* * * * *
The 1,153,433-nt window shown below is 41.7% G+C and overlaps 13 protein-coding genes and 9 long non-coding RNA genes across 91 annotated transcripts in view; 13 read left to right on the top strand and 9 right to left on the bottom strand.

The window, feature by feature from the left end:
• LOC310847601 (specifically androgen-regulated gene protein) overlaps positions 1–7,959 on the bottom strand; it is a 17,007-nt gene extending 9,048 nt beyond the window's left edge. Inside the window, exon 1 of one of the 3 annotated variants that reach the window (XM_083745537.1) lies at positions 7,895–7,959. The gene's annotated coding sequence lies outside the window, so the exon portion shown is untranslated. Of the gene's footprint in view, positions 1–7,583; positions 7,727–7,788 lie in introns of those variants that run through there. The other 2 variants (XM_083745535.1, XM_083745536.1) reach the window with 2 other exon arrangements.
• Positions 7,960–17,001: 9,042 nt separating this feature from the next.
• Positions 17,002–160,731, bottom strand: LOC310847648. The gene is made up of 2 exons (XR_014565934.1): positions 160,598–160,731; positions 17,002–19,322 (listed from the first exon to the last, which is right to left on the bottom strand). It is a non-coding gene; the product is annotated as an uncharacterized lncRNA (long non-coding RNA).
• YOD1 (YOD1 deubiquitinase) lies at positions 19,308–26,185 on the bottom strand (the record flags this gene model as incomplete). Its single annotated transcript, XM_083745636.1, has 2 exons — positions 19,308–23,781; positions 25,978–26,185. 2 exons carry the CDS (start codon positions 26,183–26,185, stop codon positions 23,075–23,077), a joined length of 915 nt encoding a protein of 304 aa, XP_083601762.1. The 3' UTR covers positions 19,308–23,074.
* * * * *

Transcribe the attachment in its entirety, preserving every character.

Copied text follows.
The 1,153,433-nt window shown below is 41.7% G+C and overlaps 13 protein-coding genes and 9 long non-coding RNA genes across 91 annotated transcripts in view; 13 read left to right on the top strand and 9 right to left on the bottom strand.

The window, feature by feature from the left end:
• LOC310847601 (specifically androgen-regulated gene protein) overlaps positions 1–7,959 on the bottom strand; it is a 17,007-nt gene extending 9,048 nt beyond the window's left edge. Inside the window, exon 1 of one of the 3 annotated variants that reach the window (XM_083745537.1) lies at positions 7,895–7,959. The gene's annotated coding sequence lies outside the window, so the exon portion shown is untranslated. Of the gene's footprint in view, positions 1–7,583; positions 7,727–7,788 lie in introns of those variants that run through there. The other 2 variants (XM_083745535.1, XM_083745536.1) reach the window with 2 other exon arrangements.
• Positions 7,960–17,001: 9,042 nt separating this feature from the next.
• Positions 17,002–160,731, bottom strand: LOC310847648. The gene is made up of 2 exons (XR_014565934.1): positions 160,598–160,731; positions 17,002–19,322 (listed from the first exon to the last, which is right to left on the bottom strand). It is a non-coding gene; the product is annotated as an uncharacterized lncRNA (long non-coding RNA).
• YOD1 (YOD1 deubiquitinase) lies at positions 19,308–26,185 on the bottom strand (the record flags this gene model as incomplete). Its single annotated transcript, XM_083745636.1, has 2 exons — positions 19,308–23,781; positions 25,978–26,185. 2 exons carry the CDS (start codon positions 26,183–26,185, stop codon positions 23,075–23,077), a joined length of 915 nt encoding a protein of 304 aa, XP_083601762.1. The 3' UTR covers positions 19,308–23,074.